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On the Origin of Clockwork, Perpetual Motion Devices, and the Compass   By: (1922-1983)

On the Origin of Clockwork, Perpetual Motion Devices, and the Compass by Derek J. de Solla (Derek John de Solla) Price

First Page:

Trancriber's note: Letters enclosed in square brackets represent: [=x] any letter with a macron (straight line above) [x.] any letter with a dot below [.x] any letter with a dot above

CONTRIBUTIONS FROM

THE MUSEUM OF HISTORY AND TECHNOLOGY:

PAPER 6

ON THE ORIGIN OF CLOCKWORK,

PERPETUAL MOTION DEVICES AND THE COMPASS

Derek J. de Solla Price

POWER AND MOTION GEARING 83

MECHANICAL CLOCKS 84

MECHANIZED ASTRONOMICAL MODELS 88

PERPETUAL MOTION AND THE CLOCK BEFORE DE DONDI 108

THE MAGNETIC COMPASS AS A FELLOW TRAVELER FROM CHINA 110

ON THE ORIGIN OF CLOCKWORK,

PERPETUAL MOTION DEVICES

AND THE COMPASS

By Derek J. de Solla Price

Ancestor of the mechanical clock has been thought by some to be the sundial. Actually these devices represent two different approaches to the problem of time keeping. True ancestor of the clock is to be found among the highly complex astronomical machines which man has been building since Hellenic times to illustrate the relative motions of the heavenly bodies.

This study its findings will be used in preparing the Museum's new hall on the history of time keeping traces this ancestry back through 2,000 years of history on three continents.

THE AUTHOR: Derek J. de Solla Price wrote this paper while serving as consultant to the Museum of History and Technology of the Smithsonian Institution's United States National Museum.

In each successive age this construction, having become lost, is, by the Sun's favour, again revealed to some one or other at his pleasure. ( S[=u]rya Siddh[=a]nta , ed. Burgess, xiii, 18 19.)

THE HISTORIES of the mechanical clock and the magnetic compass must be accounted amongst the most tortured of all our efforts to understand the origins of man's important inventions. Ignorance has too often been replaced by conjecture, and conjecture by misquotation and the false authority of "common knowledge" engendered by the repetition of legendary histories from one generation of textbooks to the next. In what follows, I can only hope that the adding of a strong new trail and the eradication of several false and weaker ones will lead us nearer to a balanced and integrated understanding of medieval invention and the intercultural transmission of ideas.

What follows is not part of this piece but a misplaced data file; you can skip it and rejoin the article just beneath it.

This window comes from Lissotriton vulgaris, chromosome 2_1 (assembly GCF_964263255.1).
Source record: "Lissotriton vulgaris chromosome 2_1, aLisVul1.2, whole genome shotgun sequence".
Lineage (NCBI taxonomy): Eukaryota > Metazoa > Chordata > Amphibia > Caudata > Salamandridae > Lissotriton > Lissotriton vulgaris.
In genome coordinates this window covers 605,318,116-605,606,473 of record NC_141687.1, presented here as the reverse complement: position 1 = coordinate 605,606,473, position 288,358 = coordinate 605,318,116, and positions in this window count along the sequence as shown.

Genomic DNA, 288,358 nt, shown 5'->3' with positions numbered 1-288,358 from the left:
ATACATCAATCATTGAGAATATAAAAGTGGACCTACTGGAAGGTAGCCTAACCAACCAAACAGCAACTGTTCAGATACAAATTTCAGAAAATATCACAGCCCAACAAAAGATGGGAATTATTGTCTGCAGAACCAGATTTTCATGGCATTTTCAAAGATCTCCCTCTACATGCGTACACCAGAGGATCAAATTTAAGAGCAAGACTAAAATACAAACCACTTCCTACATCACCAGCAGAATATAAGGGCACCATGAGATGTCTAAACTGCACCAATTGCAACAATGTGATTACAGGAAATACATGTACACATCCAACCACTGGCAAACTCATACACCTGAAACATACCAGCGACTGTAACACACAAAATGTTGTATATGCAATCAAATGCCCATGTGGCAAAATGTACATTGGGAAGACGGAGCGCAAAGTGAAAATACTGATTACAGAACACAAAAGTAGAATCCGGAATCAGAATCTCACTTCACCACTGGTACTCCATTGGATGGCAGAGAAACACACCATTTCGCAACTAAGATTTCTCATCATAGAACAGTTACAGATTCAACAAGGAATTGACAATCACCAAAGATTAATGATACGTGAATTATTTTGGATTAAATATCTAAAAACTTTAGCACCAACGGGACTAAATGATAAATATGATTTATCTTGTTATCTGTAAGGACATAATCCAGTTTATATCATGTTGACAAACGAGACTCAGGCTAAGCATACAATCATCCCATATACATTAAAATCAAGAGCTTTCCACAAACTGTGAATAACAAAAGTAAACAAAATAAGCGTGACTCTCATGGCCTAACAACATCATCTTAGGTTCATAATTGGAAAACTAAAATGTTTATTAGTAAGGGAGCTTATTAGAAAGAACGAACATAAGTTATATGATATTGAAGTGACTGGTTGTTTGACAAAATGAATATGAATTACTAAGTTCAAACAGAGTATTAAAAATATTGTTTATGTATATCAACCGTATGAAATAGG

For the mechanical clock, perhaps the greatest hindrance has been its treatment within a self contained "history of time measurement" in which sundials, water clocks and similar devices assume the natural role of ancestors to the weight driven escapement clock in the early 14th century.[1] This view must presume that a generally sophisticated knowledge of gearing antedates the invention of the clock and extends back to the Classical period of Hero and Vitruvius and such authors well known for their mechanical ingenuities.

Furthermore, even if one admits the use of clocklike gearing before the existence of the clock, it is still necessary to look for the independent inventions of the weight drive and of the mechanical escapement. The first of these may seem comparatively trivial; anyone familiar with the raising of heavy loads by means of ropes and pulley could surely recognize the possibility of using such an arrangement in reverse as a source of steady power. Nevertheless, the use of this device is not recorded before its association with hydraulic and perpetual motion machines in the manuscripts of Ri[d.]w[=a]n, ca. 1200, and its use in a clock using such a perpetual motion wheel (mercury filled) as a clock escapement, in the astronomical codices of Alfonso the Wise, King of Castile, ca... Continue reading book >>




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